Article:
TVS is the first clinical diagnostic test in the investigation of the uterine cavity and is especially important as a noninvasive technique to plan hysteroscopy. The sensitivity, specificity, and positive (PPV) and negative predictive values (NPV) for TVS in detecting abnormal uterine cavities have been shown as 100%, 96.3%, 91.3%, and 100%, respectively (8). However SIS is superior to pelvic ultrasound in detecting intracavitary pathology (17). TVS had sensitivity of 72%, specificity of 92%, PPV of 94% and NPV of 65%, while SIS had sensitivity of 94.1%, specificity of 95%, PPV of 96% and NPV of 90% (18). Hysteroscopy is a gold standard instrument, offers diagnostic accuracy for evaluating the uterine characteristics with the ability to treat uterine pathology in infertile women especially in patients with repeated IVF failures (19), although; it couldnt show the functional status of the endometrium. Ragni et al compared the sensitivity, specificity, positive predictive value and negative predictive value of TVS and hysteroscopy (20).
The TVS`s sensitivity and specificity in comparison with hysteroscopy were 91% and 83% respectively. The false positive rate was 9.2% and a 5.1% false negative rate was detected compared to hysteroscopy. Also Hauge et al showed that hysteroscopy and TVS findings were similar in 90.9% (9). Our study showed TVS is specific, but not sensitive compared to the hysteroscopy. Capability to obtain a direct view of the uterine cavity by hysteroscopy showed to be more accurate in the evaluation of intracavity pathology in patients with unexplained IVF failures. Previous studies reported a high incidence of intrauterine abnormalities in patients undergoing IVF/ICSI-ET.
Faghali et al evaluated the benefits of a diagnostic hysteroscopy prior to IVF which shows the systematic hysteroscopy prior to IVF could improve the pregnancy rate (21).La Sala andOliveira et al showed relation between IVF-ET failure and unsuspected intrauterine abnormalities (22, 23).
Makris et al performed hysteroscopy in patients with history of abortions, infertility and repeated failure of IVF. They showed that abnormal hysteroscopic findings were observed in 40.5% of cases in which intrauterine adhesions, endometrial hyperplasia and polyps were the most common (16). According to the results of our study, abnormal hysteroscopic findings were observed in 59.5% of the cases with unexplained repeated IVF failures which is higher than the result of previous studies due to exclusion of the other possible reasons of repeated ET failures like, thromobophilia, chromosomal and immunologic factors. Dicker et al showed, uterine abnormalities were detected in about 18% women with normal initial hysteroscopy who had three or more IVF-ET failures and underwent repeated hysteroscopy (15).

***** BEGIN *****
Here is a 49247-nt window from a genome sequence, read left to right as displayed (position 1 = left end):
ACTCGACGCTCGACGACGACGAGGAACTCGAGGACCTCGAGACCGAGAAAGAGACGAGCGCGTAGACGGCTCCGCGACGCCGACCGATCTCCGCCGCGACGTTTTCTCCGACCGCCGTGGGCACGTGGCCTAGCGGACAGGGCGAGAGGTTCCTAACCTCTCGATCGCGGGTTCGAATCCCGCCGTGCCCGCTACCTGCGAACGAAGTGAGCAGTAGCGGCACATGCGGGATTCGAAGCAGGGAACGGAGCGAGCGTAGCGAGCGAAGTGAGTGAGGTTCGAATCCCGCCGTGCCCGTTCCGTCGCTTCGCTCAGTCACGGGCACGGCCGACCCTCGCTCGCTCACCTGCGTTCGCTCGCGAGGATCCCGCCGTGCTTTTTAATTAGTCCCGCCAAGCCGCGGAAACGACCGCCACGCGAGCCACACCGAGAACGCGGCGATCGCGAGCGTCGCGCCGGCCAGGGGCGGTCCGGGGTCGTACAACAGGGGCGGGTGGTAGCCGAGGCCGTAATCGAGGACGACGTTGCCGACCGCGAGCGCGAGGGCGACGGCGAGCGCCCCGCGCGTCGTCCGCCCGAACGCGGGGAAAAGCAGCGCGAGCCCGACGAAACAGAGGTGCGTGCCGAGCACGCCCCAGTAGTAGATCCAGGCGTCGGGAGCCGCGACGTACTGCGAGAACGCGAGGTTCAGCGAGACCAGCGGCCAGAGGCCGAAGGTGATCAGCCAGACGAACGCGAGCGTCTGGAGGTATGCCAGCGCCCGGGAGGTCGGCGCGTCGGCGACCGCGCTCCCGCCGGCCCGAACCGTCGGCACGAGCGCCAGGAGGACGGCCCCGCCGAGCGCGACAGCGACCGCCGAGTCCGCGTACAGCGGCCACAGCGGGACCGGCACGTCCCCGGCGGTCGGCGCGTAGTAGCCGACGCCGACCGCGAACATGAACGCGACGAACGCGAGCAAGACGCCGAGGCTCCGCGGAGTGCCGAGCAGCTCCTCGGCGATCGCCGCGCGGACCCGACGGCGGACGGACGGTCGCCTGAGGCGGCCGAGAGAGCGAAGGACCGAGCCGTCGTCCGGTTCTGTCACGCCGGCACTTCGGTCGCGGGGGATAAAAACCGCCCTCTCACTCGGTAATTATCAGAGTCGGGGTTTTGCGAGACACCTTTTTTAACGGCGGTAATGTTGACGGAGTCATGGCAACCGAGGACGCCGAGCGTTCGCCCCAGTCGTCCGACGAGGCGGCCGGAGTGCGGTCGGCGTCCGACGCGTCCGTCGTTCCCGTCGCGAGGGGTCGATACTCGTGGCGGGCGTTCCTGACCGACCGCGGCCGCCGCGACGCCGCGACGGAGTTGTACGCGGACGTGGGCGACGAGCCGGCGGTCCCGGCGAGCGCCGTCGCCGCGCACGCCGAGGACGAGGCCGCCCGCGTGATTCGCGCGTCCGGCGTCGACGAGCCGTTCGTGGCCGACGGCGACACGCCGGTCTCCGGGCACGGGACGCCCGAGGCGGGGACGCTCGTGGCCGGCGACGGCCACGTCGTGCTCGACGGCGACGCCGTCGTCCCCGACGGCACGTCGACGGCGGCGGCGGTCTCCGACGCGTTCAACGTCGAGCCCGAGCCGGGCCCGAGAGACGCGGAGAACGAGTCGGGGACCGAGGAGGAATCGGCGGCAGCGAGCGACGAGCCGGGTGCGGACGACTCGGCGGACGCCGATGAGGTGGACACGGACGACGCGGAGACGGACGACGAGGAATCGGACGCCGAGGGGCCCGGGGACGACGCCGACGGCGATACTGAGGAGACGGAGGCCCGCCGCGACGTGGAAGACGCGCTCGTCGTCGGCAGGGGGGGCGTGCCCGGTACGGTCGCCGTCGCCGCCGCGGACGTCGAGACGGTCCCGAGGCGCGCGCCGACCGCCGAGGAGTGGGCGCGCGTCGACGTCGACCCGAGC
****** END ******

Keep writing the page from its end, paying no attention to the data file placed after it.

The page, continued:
Also Schiano et al showed abnormalities in half of the cases like cervical abnormalities (synechia, polyp, and false passage) and hormonal-dependent abnormalities (polyp, hyperplasia, submucous myoma) in repeated uterine hysteroscopy after two implantation failures in IVF (13). Operative hysteroscopy showed to be effective in the treatment of intra-uterine adhesions with infertility in Kdous study with good results in achieving pregnancy (24).
Pabuccu et al observed quite an improvement in access to the endometrial cavity during ET procedure after the hysteroscopic shaving procedure in patients with difficult ETs and failed IVFs attempts due to cervical stenosis (25). We treated the structural abnormalities at the time of hysteroscopy and we had no early or late, major or even minor complications in our series. The pathological reports confirmed the observed lesions in 94.7% comparable to the results of Woolcott study (26).
Dicker study showed, that in elderly women, age-related uterine pathology such as submucous myoma, endometrial hyperplasia, and polyps were more prominent, while in younger patients other uterine lesions such as adhesions and tubal ostia occlusion were more common (15). In our experiences, we have seen single polyp and endometrial hyperplasia more in the patients with ≥30years olds rather than the younger group (p- value= 0.78). Also there were more abnormalities especially single polyp, polypoid endometrium and also endometrial hyperplasia in group of the patient with more than 8 years infertility (p-values: 0.08, 0.6, and 0.12, respectively).
According to the result of our study, treatment of the endometrial pathology resulted 34.8% pregnancy rate in the subsequent IVF/ICSI-ET, which is more than the results of Golan (22%) (7), Mihaila (16.6)(19) and Schiano (22%) (13) .This difference seems to be attributed to the exclusion all other factor related to IVF failure, which limited performing hysteroscopy with best result just in patients with endometrial pathology.
TVS showed as a noninvasive, specific but not sensitive method for detecting intracavitary pathology. Hysteroscopy proved to be a very useful, accurate and safe method of assessing and treatment of uterine and endometrial pathologies in patients with repeated IVF/ICSI-ET failures after excluding other possible reason for implantation failure, although it couldnt evaluate uterine and endometrial functional status.
The author wishes to thank the staff of Avesina Infertility Center especially Dr. Akhondi and Dr. Modaberi for their cooperation.